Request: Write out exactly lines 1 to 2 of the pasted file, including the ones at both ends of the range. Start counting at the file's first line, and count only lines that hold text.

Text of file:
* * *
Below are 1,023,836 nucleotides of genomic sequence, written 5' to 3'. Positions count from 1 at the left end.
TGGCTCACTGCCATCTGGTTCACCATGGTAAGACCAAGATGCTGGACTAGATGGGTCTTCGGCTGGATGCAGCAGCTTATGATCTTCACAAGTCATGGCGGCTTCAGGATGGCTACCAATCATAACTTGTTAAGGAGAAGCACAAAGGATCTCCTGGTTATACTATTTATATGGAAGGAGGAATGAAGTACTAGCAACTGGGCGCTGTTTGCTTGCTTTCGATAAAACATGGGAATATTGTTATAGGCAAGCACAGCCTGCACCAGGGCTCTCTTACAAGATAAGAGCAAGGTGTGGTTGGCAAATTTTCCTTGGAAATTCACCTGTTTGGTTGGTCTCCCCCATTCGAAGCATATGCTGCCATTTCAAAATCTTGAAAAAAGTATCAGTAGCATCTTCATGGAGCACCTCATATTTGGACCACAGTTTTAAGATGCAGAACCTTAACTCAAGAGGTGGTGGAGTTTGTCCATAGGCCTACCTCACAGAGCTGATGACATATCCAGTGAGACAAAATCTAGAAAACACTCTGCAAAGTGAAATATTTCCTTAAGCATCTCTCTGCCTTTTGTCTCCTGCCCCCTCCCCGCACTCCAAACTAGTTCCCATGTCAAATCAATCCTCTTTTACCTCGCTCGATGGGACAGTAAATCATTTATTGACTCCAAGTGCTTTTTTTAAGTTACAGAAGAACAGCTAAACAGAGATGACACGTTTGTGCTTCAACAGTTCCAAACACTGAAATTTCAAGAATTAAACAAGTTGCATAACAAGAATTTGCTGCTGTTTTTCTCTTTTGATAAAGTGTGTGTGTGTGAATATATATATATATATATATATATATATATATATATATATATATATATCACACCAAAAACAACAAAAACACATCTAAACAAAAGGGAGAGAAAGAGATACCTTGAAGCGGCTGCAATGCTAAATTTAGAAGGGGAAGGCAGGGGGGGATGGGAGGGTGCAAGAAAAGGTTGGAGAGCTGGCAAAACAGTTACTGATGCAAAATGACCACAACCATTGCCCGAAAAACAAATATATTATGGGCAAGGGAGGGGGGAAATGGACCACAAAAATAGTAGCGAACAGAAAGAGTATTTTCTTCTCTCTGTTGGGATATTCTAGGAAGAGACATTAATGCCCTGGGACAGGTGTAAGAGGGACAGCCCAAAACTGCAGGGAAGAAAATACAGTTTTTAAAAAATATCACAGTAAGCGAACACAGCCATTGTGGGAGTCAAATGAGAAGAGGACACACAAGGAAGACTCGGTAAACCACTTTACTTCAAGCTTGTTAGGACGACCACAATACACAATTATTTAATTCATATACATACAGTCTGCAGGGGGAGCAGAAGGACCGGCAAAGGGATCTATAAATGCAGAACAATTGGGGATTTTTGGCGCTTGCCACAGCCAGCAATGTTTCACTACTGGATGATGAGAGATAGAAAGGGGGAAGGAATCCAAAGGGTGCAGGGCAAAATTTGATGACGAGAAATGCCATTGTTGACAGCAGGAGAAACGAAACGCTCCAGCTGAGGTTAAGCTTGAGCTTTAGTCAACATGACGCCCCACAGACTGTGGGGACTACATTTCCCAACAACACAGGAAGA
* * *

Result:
Below are 1,023,836 nucleotides of genomic sequence, written 5' to 3'. Positions count from 1 at the left end.
TGGCTCACTGCCATCTGGTTCACCATGGTAAGACCAAGATGCTGGACTAGATGGGTCTTCGGCTGGATGCAGCAGCTTATGATCTTCACAAGTCATGGCGGCTTCAGGATGGCTACCAATCATAACTTGTTAAGGAGAAGCACAAAGGATCTCCTGGTTATACTATTTATATGGAAGGAGGAATGAAGTACTAGCAACTGGGCGCTGTTTGCTTGCTTTCGATAAAACATGGGAATATTGTTATAGGCAAGCACAGCCTGCACCAGGGCTCTCTTACAAGATAAGAGCAAGGTGTGGTTGGCAAATTTTCCTTGGAAATTCACCTGTTTGGTTGGTCTCCCCCATTCGAAGCATATGCTGCCATTTCAAAATCTTGAAAAAAGTATCAGTAGCATCTTCATGGAGCACCTCATATTTGGACCACAGTTTTAAGATGCAGAACCTTAACTCAAGAGGTGGTGGAGTTTGTCCATAGGCCTACCTCACAGAGCTGATGACATATCCAGTGAGACAAAATCTAGAAAACACTCTGCAAAGTGAAATATTTCCTTAAGCATCTCTCTGCCTTTTGTCTCCTGCCCCCTCCCCGCACTCCAAACTAGTTCCCATGTCAAATCAATCCTCTTTTACCTCGCTCGATGGGACAGTAAATCATTTATTGACTCCAAGTGCTTTTTTTAAGTTACAGAAGAACAGCTAAACAGAGATGACACGTTTGTGCTTCAACAGTTCCAAACACTGAAATTTCAAGAATTAAACAAGTTGCATAACAAGAATTTGCTGCTGTTTTTCTCTTTTGATAAAGTGTGTGTGTGTGAATATATATATATATATATATATATATATATATATATATATATATATATCACACCAAAAACAACAAAAACACATCTAAACAAAAGGGAGAGAAAGAGATACCTTGAAGCGGCTGCAATGCTAAATTTAGAAGGGGAAGGCAGGGGGGGATGGGAGGGTGCAAGAAAAGGTTGGAGAGCTGGCAAAACAGTTACTGATGCAAAATGACCACAACCATTGCCCGAAAAACAAATATATTATGGGCAAGGGAGGGGGGAAATGGACCACAAAAATAGTAGCGAACAGAAAGAGTATTTTCTTCTCTCTGTTGGGATATTCTAGGAAGAGACATTAATGCCCTGGGACAGGTGTAAGAGGGACAGCCCAAAACTGCAGGGAAGAAAATACAGTTTTTAAAAAATATCACAGTAAGCGAACACAGCCATTGTGGGAGTCAAATGAGAAGAGGACACACAAGGAAGACTCGGTAAACCACTTTACTTCAAGCTTGTTAGGACGACCACAATACACAATTATTTAATTCATATACATACAGTCTGCAGGGGGAGCAGAAGGACCGGCAAAGGGATCTATAAATGCAGAACAATTGGGGATTTTTGGCGCTTGCCACAGCCAGCAATGTTTCACTACTGGATGATGAGAGATAGAAAGGGGGAAGGAATCCAAAGGGTGCAGGGCAAAATTTGATGACGAGAAATGCCATTGTTGACAGCAGGAGAAACGAAACGCTCCAGCTGAGGTTAAGCTTGAGCTTTAGTCAACATGACGCCCCACAGACTGTGGGGACTACATTTCCCAACAACACAGGAAGA